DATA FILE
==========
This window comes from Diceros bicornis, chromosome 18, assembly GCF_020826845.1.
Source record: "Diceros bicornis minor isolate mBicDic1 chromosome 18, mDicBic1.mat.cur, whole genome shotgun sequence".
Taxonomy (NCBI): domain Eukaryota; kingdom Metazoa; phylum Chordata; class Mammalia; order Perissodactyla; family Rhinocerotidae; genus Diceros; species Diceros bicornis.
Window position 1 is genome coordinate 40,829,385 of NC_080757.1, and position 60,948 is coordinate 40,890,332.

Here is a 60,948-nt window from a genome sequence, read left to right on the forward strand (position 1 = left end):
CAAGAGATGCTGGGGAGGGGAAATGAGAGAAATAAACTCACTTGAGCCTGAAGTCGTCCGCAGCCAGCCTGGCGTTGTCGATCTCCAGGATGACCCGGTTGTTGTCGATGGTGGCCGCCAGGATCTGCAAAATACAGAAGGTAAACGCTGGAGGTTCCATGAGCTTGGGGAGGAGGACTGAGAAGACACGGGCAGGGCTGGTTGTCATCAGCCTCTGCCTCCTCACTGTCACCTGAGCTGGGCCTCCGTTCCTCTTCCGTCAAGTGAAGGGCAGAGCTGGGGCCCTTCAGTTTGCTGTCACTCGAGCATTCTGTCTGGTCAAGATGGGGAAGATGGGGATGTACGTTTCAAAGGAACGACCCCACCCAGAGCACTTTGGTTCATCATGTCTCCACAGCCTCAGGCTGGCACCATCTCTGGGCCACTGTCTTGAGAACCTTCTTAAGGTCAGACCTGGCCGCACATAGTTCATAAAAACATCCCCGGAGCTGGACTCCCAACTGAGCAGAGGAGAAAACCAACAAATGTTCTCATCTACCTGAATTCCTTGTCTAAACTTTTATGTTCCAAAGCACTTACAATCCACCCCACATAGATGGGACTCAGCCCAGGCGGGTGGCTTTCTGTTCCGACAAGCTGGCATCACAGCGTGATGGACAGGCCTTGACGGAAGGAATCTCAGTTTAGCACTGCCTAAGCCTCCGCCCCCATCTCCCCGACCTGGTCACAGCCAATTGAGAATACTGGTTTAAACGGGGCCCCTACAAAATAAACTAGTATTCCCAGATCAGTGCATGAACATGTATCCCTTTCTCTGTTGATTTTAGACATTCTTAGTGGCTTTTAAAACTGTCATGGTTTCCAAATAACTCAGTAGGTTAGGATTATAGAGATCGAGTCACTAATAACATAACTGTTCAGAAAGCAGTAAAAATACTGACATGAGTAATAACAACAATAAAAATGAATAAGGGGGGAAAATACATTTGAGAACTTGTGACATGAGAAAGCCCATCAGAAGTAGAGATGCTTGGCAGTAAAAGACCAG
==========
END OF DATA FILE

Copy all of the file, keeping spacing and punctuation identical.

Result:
This window comes from Diceros bicornis, chromosome 18, assembly GCF_020826845.1.
Source record: "Diceros bicornis minor isolate mBicDic1 chromosome 18, mDicBic1.mat.cur, whole genome shotgun sequence".
Taxonomy (NCBI): domain Eukaryota; kingdom Metazoa; phylum Chordata; class Mammalia; order Perissodactyla; family Rhinocerotidae; genus Diceros; species Diceros bicornis.
Window position 1 is genome coordinate 40,829,385 of NC_080757.1, and position 60,948 is coordinate 40,890,332.

Here is a 60,948-nt window from a genome sequence, read left to right on the forward strand (position 1 = left end):
CAAGAGATGCTGGGGAGGGGAAATGAGAGAAATAAACTCACTTGAGCCTGAAGTCGTCCGCAGCCAGCCTGGCGTTGTCGATCTCCAGGATGACCCGGTTGTTGTCGATGGTGGCCGCCAGGATCTGCAAAATACAGAAGGTAAACGCTGGAGGTTCCATGAGCTTGGGGAGGAGGACTGAGAAGACACGGGCAGGGCTGGTTGTCATCAGCCTCTGCCTCCTCACTGTCACCTGAGCTGGGCCTCCGTTCCTCTTCCGTCAAGTGAAGGGCAGAGCTGGGGCCCTTCAGTTTGCTGTCACTCGAGCATTCTGTCTGGTCAAGATGGGGAAGATGGGGATGTACGTTTCAAAGGAACGACCCCACCCAGAGCACTTTGGTTCATCATGTCTCCACAGCCTCAGGCTGGCACCATCTCTGGGCCACTGTCTTGAGAACCTTCTTAAGGTCAGACCTGGCCGCACATAGTTCATAAAAACATCCCCGGAGCTGGACTCCCAACTGAGCAGAGGAGAAAACCAACAAATGTTCTCATCTACCTGAATTCCTTGTCTAAACTTTTATGTTCCAAAGCACTTACAATCCACCCCACATAGATGGGACTCAGCCCAGGCGGGTGGCTTTCTGTTCCGACAAGCTGGCATCACAGCGTGATGGACAGGCCTTGACGGAAGGAATCTCAGTTTAGCACTGCCTAAGCCTCCGCCCCCATCTCCCCGACCTGGTCACAGCCAATTGAGAATACTGGTTTAAACGGGGCCCCTACAAAATAAACTAGTATTCCCAGATCAGTGCATGAACATGTATCCCTTTCTCTGTTGATTTTAGACATTCTTAGTGGCTTTTAAAACTGTCATGGTTTCCAAATAACTCAGTAGGTTAGGATTATAGAGATCGAGTCACTAATAACATAACTGTTCAGAAAGCAGTAAAAATACTGACATGAGTAATAACAACAATAAAAATGAATAAGGGGGGAAAATACATTTGAGAACTTGTGACATGAGAAAGCCCATCAGAAGTAGAGATGCTTGGCAGTAAAAGACCAG